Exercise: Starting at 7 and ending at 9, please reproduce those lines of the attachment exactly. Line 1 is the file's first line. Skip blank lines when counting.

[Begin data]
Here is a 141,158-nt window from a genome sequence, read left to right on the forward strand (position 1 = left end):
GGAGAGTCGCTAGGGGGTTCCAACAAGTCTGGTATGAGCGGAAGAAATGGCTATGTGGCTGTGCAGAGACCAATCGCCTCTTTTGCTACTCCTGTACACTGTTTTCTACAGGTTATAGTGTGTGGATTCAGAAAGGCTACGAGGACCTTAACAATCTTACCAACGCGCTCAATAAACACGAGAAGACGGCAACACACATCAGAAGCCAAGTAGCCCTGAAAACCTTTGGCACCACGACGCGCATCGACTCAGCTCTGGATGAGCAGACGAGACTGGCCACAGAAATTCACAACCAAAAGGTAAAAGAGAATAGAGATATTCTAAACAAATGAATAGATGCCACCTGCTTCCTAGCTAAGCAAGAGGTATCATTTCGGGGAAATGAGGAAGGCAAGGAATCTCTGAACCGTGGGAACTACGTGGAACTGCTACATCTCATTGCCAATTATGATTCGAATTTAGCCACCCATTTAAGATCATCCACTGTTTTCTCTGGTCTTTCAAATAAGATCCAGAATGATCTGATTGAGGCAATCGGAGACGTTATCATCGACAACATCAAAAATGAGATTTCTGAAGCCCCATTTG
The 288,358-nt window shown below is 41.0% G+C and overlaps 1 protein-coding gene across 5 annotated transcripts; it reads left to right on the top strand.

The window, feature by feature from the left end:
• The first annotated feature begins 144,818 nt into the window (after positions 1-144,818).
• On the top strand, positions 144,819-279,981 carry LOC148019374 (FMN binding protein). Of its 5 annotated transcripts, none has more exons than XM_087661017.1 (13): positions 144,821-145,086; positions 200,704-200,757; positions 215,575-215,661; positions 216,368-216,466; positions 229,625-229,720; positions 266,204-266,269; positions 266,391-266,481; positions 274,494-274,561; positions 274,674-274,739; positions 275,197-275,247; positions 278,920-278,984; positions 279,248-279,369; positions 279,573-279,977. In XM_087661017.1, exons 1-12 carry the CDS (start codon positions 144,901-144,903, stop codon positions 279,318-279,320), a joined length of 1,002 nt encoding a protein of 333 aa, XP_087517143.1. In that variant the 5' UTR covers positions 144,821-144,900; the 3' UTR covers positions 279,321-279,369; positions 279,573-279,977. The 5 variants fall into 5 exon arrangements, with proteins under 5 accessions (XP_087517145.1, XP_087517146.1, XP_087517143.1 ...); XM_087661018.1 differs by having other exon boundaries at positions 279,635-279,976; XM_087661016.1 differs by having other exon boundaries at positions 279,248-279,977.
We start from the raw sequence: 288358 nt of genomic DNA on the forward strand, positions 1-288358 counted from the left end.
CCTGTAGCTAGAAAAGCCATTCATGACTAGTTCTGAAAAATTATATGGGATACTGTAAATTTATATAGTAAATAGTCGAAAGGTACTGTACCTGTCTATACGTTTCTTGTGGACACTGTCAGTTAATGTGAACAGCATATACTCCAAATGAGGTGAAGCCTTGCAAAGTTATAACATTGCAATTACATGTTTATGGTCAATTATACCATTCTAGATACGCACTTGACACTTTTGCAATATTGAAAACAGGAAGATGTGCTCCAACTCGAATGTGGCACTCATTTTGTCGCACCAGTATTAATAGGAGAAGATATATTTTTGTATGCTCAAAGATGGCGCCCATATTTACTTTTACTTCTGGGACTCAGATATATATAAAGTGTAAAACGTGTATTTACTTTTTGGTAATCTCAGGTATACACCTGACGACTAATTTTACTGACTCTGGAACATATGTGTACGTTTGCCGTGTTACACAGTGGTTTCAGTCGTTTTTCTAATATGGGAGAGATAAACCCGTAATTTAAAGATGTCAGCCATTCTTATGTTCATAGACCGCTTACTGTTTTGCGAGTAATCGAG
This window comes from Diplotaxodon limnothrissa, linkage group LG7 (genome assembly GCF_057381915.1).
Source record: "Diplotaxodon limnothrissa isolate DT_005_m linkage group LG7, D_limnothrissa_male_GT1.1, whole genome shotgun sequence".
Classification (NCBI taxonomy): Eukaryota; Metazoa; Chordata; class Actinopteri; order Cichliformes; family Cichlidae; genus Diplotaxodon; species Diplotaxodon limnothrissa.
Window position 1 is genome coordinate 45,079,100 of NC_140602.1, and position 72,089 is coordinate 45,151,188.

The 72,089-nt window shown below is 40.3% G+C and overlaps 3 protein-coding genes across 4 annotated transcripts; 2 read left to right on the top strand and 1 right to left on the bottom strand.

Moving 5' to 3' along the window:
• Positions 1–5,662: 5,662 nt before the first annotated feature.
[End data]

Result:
We start from the raw sequence: 288358 nt of genomic DNA on the forward strand, positions 1-288358 counted from the left end.
CCTGTAGCTAGAAAAGCCATTCATGACTAGTTCTGAAAAATTATATGGGATACTGTAAATTTATATAGTAAATAGTCGAAAGGTACTGTACCTGTCTATACGTTTCTTGTGGACACTGTCAGTTAATGTGAACAGCATATACTCCAAATGAGGTGAAGCCTTGCAAAGTTATAACATTGCAATTACATGTTTATGGTCAATTATACCATTCTAGATACGCACTTGACACTTTTGCAATATTGAAAACAGGAAGATGTGCTCCAACTCGAATGTGGCACTCATTTTGTCGCACCAGTATTAATAGGAGAAGATATATTTTTGTATGCTCAAAGATGGCGCCCATATTTACTTTTACTTCTGGGACTCAGATATATATAAAGTGTAAAACGTGTATTTACTTTTTGGTAATCTCAGGTATACACCTGACGACTAATTTTACTGACTCTGGAACATATGTGTACGTTTGCCGTGTTACACAGTGGTTTCAGTCGTTTTTCTAATATGGGAGAGATAAACCCGTAATTTAAAGATGTCAGCCATTCTTATGTTCATAGACCGCTTACTGTTTTGCGAGTAATCGAG
This window comes from Diplotaxodon limnothrissa, linkage group LG7 (genome assembly GCF_057381915.1).